At the core of the hub’s programming for the ASU community are four thematic working groups in the areas of gender, international law, migration and trafficking. The groups are composed of ASU faculty, graduate students and postdoctoral scholars. The working groups meet virtually a few times each semester and provide a forum for members to workshop their work in progress and collaborate on grants. The working groups are run by pairs of junior and senior scholars, who also make up the hub executive committee.

The hub is directed by Heather Smith-Cannoy, associate professor of political science/social justice and human rights. Executive committee members include: Magda Hinojosa, professor of political science; Tricia Redeker-Hepner, associate professor of anthropology; Kendall Funk, assistant professor of political science; Audrey Comstock, assistant professor of political science; and Malay Firoz, assistant professor of anthropology.

For more information on the working group meetings visit the hub website.

Beyond the working groups, the hub executive committee initiated the Hub Graduate Fellows Program, a competitive process that invites applications from graduate students in any discipline on any ASU campus whose work touches on human rights. This year, five fellows were selected from across ASU. Fellows are paired with a faculty mentor from the executive committee and meet regularly with each other and hub faculty to workshop blog posts that they write based on their human rights research.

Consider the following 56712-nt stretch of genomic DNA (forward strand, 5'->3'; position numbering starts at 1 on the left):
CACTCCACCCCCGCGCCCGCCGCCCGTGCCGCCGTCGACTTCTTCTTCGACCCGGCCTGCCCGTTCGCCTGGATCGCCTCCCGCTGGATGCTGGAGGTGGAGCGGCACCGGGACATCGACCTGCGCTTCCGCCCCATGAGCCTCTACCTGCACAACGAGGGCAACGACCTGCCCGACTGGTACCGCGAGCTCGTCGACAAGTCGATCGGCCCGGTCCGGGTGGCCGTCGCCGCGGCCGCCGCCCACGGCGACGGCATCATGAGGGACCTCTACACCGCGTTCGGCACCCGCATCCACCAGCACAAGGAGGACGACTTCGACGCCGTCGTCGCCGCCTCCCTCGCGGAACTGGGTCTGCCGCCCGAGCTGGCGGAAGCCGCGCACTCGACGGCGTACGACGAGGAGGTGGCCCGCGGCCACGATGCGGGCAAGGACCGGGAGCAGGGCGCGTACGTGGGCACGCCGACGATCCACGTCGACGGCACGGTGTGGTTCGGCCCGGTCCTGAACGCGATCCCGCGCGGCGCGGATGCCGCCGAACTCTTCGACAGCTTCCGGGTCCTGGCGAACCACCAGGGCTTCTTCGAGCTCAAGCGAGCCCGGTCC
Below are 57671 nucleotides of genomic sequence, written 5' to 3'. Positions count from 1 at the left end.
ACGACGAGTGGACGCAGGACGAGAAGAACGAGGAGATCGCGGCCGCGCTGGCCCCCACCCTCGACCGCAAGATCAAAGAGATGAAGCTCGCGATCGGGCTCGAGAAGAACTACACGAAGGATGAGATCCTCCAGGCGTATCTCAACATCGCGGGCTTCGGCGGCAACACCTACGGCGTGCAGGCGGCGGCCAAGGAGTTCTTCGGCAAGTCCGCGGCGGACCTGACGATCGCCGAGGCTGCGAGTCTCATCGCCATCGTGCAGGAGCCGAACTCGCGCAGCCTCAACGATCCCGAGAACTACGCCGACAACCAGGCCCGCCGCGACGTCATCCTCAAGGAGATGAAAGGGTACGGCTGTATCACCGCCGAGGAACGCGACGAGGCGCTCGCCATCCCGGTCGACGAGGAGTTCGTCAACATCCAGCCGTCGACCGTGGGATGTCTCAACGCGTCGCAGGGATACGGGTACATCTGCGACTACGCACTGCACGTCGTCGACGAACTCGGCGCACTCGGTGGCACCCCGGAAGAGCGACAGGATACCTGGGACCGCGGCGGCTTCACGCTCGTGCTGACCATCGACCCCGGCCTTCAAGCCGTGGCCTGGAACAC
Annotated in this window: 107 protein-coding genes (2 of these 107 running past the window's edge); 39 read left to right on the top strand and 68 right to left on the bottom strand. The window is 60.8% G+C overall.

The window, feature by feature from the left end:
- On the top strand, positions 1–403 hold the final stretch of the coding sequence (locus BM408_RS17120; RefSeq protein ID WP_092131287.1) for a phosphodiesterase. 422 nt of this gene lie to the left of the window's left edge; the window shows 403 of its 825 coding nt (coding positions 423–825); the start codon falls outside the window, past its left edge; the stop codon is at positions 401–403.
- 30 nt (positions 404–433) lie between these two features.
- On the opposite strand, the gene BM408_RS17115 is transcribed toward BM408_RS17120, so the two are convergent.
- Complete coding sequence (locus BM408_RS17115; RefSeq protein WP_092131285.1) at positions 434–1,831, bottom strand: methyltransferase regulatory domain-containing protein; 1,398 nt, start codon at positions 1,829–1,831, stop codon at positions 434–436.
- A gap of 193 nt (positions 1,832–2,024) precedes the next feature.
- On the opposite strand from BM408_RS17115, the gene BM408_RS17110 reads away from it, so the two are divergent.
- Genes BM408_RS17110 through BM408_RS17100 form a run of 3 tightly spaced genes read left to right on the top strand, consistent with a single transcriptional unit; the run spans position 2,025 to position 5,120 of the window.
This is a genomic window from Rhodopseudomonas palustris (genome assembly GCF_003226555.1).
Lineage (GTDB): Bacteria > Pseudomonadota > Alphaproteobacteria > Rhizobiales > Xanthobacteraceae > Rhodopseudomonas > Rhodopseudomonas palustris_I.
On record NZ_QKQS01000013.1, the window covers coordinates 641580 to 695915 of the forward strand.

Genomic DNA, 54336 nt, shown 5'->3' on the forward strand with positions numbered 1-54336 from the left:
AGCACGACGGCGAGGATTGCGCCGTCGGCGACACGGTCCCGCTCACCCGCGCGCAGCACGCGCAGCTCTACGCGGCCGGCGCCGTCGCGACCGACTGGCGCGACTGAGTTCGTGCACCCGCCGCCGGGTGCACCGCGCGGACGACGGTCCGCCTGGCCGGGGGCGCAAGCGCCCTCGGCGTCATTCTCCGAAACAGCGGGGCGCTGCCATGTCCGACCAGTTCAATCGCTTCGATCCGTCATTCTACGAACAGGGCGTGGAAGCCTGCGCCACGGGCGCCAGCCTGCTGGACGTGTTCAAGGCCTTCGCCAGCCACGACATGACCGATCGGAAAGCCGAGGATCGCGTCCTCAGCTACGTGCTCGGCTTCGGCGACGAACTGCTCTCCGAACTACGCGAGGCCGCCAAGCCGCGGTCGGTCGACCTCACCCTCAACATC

Fellows are also invited to join working groups and take part in talks and other hub events. Visit the Hub Graduate Fellows blog.

In its first year, the hub has become a lively virtual space for those that are passionate about human rights and social justice. In addition to the working group meetings, conferences and graduate fellows program, the hub has also sponsored and co-sponsored talks from Sarah Holewinski, the Washington director at Human Rights Watch, David Scheffer, former ambassador-at-large for war crimes and others. The Global Human Rights Hub is committed to creating a space for those engaged in human rights research to network, collaborate and nurture emerging human rights scholars.

Media and Events Specialist, The School of Social and Behavioral Sciences


ASU school welcomes political cartoonist Lalo Alcaraz as artist-in-residence

April 5, 2021

For more than 25 years, award-winning political cartoonist Lalo Alcaraz has advocated for Latino and immigrant rights through his work. Now, he is bringing his passion for these issues to Arizona State University’s School of Transborder Studies to serve as the school’s first-ever virtual artist in residence.

“We are very excited to welcome Lalo to ASU, The College and our school,” said Irasema Coronado, director and professor of the School of Transborder Studies. “His background and years of advocacy for the Latino and immigrant communities are an indication of his transboundary connections. We welcome his contributions to our interdisciplinary work and are eager to promote the arts in the process.” Award-winning political cartoonist Lalo Alcaraz will be the School of Transborder Studies' first-ever virtual artist-in-residence. Download Full Image